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Robert Allan Ridley Parker (born December 14, 1936) is an American physicist and astronomer, former Director of the NASA Management Office at the Jet Propulsion Laboratory, and a retired NASA astronaut. He was a Mission Specialist on two Space Shuttle missions, STS-9 and STS-35.

He has logged over 3,500 hours flying time in jet aircraft and 463 hours in space.[citation needed]


Early lifeEdit

Parker was born December 14, 1936, in New York City, but grew up in Shrewsbury, Massachusetts. He attended primary and secondary schools in Shrewsbury. He received a Bachelor of Arts degree in Astronomy and Physics from Amherst College in 1958, and a Doctorate in Astronomy from the California Institute of Technology in 1962. Prior to his selection for astronaut training, Parker was an associate professor of Astronomy at the University of Wisconsin–Madison.[citation needed]

NASA careerEdit

S035 Parker

Parker points instruments on ASTRO-1 on Columbia's aft flight deck during STS-35

Parker was selected as a scientist-astronaut by NASA in August 1967. He was a member of the Astronaut Support Crews for the Apollo 15 and 17 missions, and served as program scientist for the Skylab program Director's Office during the three manned Skylab flights.[citation needed]

From March 1988 to March 1989, Parker was stationed at NASA Headquarters in Washington, D.C. where he served as Director of the Space Flight/Space Station Integration Office.[citation needed]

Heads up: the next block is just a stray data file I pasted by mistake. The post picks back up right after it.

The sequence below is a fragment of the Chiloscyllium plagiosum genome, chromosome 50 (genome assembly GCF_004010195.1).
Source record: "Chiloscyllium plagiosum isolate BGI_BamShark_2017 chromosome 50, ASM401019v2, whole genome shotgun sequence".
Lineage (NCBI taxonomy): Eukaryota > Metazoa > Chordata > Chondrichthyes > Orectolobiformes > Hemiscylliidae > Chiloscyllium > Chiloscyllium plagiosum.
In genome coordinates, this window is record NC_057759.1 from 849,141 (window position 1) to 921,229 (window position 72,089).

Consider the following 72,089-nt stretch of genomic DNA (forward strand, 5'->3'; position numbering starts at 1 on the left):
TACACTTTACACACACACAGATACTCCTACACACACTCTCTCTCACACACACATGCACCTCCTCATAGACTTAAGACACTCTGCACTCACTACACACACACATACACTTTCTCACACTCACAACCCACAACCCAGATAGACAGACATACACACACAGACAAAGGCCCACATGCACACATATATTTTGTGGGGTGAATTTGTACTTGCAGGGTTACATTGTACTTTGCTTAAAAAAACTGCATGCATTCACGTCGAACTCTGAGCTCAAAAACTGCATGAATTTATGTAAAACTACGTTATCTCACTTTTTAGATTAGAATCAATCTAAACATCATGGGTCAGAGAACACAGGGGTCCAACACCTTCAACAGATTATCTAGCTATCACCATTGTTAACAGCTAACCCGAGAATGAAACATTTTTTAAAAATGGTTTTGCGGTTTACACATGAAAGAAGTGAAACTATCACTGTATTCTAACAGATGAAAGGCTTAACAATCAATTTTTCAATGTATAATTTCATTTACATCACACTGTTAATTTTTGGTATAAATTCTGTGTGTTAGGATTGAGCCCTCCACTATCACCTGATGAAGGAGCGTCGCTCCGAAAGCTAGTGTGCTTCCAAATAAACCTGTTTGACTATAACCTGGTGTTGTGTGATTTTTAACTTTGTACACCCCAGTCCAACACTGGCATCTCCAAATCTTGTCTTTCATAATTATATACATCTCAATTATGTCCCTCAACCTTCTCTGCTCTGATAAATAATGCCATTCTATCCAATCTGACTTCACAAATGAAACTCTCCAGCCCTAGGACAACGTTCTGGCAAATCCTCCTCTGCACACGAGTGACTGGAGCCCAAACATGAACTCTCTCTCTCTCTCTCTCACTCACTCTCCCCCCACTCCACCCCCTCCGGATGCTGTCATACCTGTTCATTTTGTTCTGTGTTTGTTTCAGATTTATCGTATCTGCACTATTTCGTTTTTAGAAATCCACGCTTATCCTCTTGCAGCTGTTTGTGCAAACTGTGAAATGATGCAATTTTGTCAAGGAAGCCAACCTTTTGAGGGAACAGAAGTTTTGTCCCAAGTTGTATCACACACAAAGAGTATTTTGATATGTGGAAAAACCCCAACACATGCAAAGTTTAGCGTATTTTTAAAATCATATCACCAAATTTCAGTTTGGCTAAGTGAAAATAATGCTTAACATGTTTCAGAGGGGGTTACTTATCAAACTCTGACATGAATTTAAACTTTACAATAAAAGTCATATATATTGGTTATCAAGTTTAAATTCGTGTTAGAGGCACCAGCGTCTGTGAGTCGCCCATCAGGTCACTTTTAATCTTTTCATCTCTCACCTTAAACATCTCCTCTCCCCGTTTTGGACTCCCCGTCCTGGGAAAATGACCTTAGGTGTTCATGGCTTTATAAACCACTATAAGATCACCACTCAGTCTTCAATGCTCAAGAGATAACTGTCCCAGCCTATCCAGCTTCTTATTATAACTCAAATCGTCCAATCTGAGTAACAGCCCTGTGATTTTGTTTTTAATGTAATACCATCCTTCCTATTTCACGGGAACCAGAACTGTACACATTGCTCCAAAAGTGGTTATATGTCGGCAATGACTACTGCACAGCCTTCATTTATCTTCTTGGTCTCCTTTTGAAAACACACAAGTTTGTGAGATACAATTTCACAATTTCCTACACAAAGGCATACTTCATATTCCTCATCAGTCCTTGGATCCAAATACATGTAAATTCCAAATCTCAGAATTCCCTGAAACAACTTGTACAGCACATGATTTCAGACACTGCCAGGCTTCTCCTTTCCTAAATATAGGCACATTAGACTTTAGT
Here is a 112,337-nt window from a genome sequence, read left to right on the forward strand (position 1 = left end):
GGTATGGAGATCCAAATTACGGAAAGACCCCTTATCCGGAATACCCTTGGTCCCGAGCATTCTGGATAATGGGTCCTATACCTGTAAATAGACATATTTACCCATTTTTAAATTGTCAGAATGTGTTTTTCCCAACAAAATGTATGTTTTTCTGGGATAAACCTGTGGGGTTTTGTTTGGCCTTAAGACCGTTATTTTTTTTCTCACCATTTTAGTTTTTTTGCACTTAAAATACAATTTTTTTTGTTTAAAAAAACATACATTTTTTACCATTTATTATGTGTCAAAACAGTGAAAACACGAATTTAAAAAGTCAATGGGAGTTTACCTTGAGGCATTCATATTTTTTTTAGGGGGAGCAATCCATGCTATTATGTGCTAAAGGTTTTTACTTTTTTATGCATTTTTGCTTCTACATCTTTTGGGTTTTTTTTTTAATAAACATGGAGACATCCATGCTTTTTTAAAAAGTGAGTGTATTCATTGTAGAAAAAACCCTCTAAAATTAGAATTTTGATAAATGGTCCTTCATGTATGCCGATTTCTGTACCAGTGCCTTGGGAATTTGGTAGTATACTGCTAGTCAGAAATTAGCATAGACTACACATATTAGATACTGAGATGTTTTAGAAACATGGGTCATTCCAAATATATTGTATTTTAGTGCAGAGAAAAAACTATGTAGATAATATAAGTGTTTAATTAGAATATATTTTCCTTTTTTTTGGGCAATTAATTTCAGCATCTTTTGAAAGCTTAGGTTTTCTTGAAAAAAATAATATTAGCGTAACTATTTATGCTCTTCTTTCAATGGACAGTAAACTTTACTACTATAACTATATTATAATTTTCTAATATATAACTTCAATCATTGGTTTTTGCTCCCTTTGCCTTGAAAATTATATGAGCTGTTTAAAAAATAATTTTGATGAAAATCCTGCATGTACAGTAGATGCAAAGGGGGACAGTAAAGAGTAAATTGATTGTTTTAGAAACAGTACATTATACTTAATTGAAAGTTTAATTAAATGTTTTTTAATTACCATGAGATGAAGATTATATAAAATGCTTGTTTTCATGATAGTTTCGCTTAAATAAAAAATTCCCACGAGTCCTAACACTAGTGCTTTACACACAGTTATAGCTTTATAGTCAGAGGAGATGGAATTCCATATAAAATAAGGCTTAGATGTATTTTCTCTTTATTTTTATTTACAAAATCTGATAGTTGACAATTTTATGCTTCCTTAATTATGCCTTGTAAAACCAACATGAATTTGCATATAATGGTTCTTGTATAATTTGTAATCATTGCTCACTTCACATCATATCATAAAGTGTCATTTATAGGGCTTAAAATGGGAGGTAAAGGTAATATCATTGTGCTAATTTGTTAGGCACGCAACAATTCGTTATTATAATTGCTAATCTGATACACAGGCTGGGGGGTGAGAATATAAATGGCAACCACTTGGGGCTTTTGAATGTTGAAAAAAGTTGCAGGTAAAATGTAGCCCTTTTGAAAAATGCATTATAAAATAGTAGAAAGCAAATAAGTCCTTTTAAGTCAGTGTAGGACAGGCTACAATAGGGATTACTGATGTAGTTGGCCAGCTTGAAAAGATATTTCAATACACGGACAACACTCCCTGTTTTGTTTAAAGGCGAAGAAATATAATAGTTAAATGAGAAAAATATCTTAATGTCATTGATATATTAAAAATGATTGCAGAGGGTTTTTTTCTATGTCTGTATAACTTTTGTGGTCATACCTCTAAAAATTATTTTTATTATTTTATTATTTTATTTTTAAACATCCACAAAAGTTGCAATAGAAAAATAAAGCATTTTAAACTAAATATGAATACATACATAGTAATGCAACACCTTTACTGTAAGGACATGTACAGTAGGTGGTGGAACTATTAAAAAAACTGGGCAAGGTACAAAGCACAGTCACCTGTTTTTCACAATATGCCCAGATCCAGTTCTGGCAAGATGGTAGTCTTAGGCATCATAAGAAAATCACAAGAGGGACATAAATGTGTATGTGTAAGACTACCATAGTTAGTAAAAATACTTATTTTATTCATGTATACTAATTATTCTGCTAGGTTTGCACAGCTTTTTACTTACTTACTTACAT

A veteran of two Spacelab missions, Parker was a Mission Specialist on STS-9/Spacelab-1 (28 November–8 December 1983) and on STS-35 (2–10 December 1990); which featured the ASTRO-1 ultraviolet astronomy laboratory.[citation needed]

Post-NASA careerEdit

Parker was director of the Division of Policy and Plans for the Office of Space Flight at NASA Headquarters from January 1991 to December 1991. From January 1992 to November 1993, he was director of the Spacelab and Operations Program. From December 1993 to August 1997 he was manager of the Space Operations Utilization Program. In August 1997, Parker was named director of the NASA Management Office at the Jet Propulsion Laboratory in Pasadena, California. Parker retired from NASA on August 31, 2005.[citation needed]

Personal lifeEdit

Parker married the former Judy Woodruff of San Marino, California. They have five children and nine grandchildren, the most memorable of which are Cole, Cam, and Andy.[citation needed]

Honors and membershipsEdit

Parker is a member of the American Astronomical Society and of the International Astronomical Union.[citation needed]

He was awarded the NASA Exceptional Scientific Achievement Medal (1973) and the NASA Outstanding Leadership Medal (1974).[citation needed]


Parker was a contributor to the book, NASA's Scientist-Astronauts by David Shayler and Colin Burgess.[citation needed]

In the 1998 miniseries From the Earth to the Moon, Parker was portrayed by Chris Ellis.[citation needed]


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